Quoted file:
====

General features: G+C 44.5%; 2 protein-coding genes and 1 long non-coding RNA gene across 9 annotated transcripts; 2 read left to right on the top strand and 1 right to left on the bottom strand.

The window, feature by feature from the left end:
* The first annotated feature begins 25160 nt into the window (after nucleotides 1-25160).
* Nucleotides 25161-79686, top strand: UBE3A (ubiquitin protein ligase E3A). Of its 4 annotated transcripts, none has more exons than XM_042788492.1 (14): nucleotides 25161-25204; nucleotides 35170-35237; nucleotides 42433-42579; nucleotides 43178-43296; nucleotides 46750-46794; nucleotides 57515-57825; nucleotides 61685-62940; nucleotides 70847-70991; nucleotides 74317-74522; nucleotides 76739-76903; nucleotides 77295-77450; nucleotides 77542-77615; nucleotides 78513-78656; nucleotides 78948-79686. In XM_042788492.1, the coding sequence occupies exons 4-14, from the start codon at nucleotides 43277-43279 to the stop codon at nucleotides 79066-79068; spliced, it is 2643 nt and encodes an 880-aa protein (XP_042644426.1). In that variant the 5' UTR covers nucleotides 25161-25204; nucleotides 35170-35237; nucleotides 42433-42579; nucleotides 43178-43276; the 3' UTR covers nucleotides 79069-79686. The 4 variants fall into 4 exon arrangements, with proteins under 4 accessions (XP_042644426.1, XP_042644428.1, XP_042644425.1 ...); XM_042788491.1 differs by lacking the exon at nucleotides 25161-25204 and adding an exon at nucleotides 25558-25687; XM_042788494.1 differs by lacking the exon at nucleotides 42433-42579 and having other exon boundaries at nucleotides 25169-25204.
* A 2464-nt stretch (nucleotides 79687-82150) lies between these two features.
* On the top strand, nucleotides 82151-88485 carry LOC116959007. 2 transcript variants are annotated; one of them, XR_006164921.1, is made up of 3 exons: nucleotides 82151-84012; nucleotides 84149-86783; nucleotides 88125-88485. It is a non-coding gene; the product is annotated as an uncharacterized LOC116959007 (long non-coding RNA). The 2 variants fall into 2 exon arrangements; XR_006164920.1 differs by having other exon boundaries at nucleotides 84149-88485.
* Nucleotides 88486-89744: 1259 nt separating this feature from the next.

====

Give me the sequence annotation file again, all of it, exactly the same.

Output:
General features: G+C 44.5%; 2 protein-coding genes and 1 long non-coding RNA gene across 9 annotated transcripts; 2 read left to right on the top strand and 1 right to left on the bottom strand.

The window, feature by feature from the left end:
* The first annotated feature begins 25160 nt into the window (after nucleotides 1-25160).
* Nucleotides 25161-79686, top strand: UBE3A (ubiquitin protein ligase E3A). Of its 4 annotated transcripts, none has more exons than XM_042788492.1 (14): nucleotides 25161-25204; nucleotides 35170-35237; nucleotides 42433-42579; nucleotides 43178-43296; nucleotides 46750-46794; nucleotides 57515-57825; nucleotides 61685-62940; nucleotides 70847-70991; nucleotides 74317-74522; nucleotides 76739-76903; nucleotides 77295-77450; nucleotides 77542-77615; nucleotides 78513-78656; nucleotides 78948-79686. In XM_042788492.1, the coding sequence occupies exons 4-14, from the start codon at nucleotides 43277-43279 to the stop codon at nucleotides 79066-79068; spliced, it is 2643 nt and encodes an 880-aa protein (XP_042644426.1). In that variant the 5' UTR covers nucleotides 25161-25204; nucleotides 35170-35237; nucleotides 42433-42579; nucleotides 43178-43276; the 3' UTR covers nucleotides 79069-79686. The 4 variants fall into 4 exon arrangements, with proteins under 4 accessions (XP_042644426.1, XP_042644428.1, XP_042644425.1 ...); XM_042788491.1 differs by lacking the exon at nucleotides 25161-25204 and adding an exon at nucleotides 25558-25687; XM_042788494.1 differs by lacking the exon at nucleotides 42433-42579 and having other exon boundaries at nucleotides 25169-25204.
* A 2464-nt stretch (nucleotides 79687-82150) lies between these two features.
* On the top strand, nucleotides 82151-88485 carry LOC116959007. 2 transcript variants are annotated; one of them, XR_006164921.1, is made up of 3 exons: nucleotides 82151-84012; nucleotides 84149-86783; nucleotides 88125-88485. It is a non-coding gene; the product is annotated as an uncharacterized LOC116959007 (long non-coding RNA). The 2 variants fall into 2 exon arrangements; XR_006164920.1 differs by having other exon boundaries at nucleotides 84149-88485.
* Nucleotides 88486-89744: 1259 nt separating this feature from the next.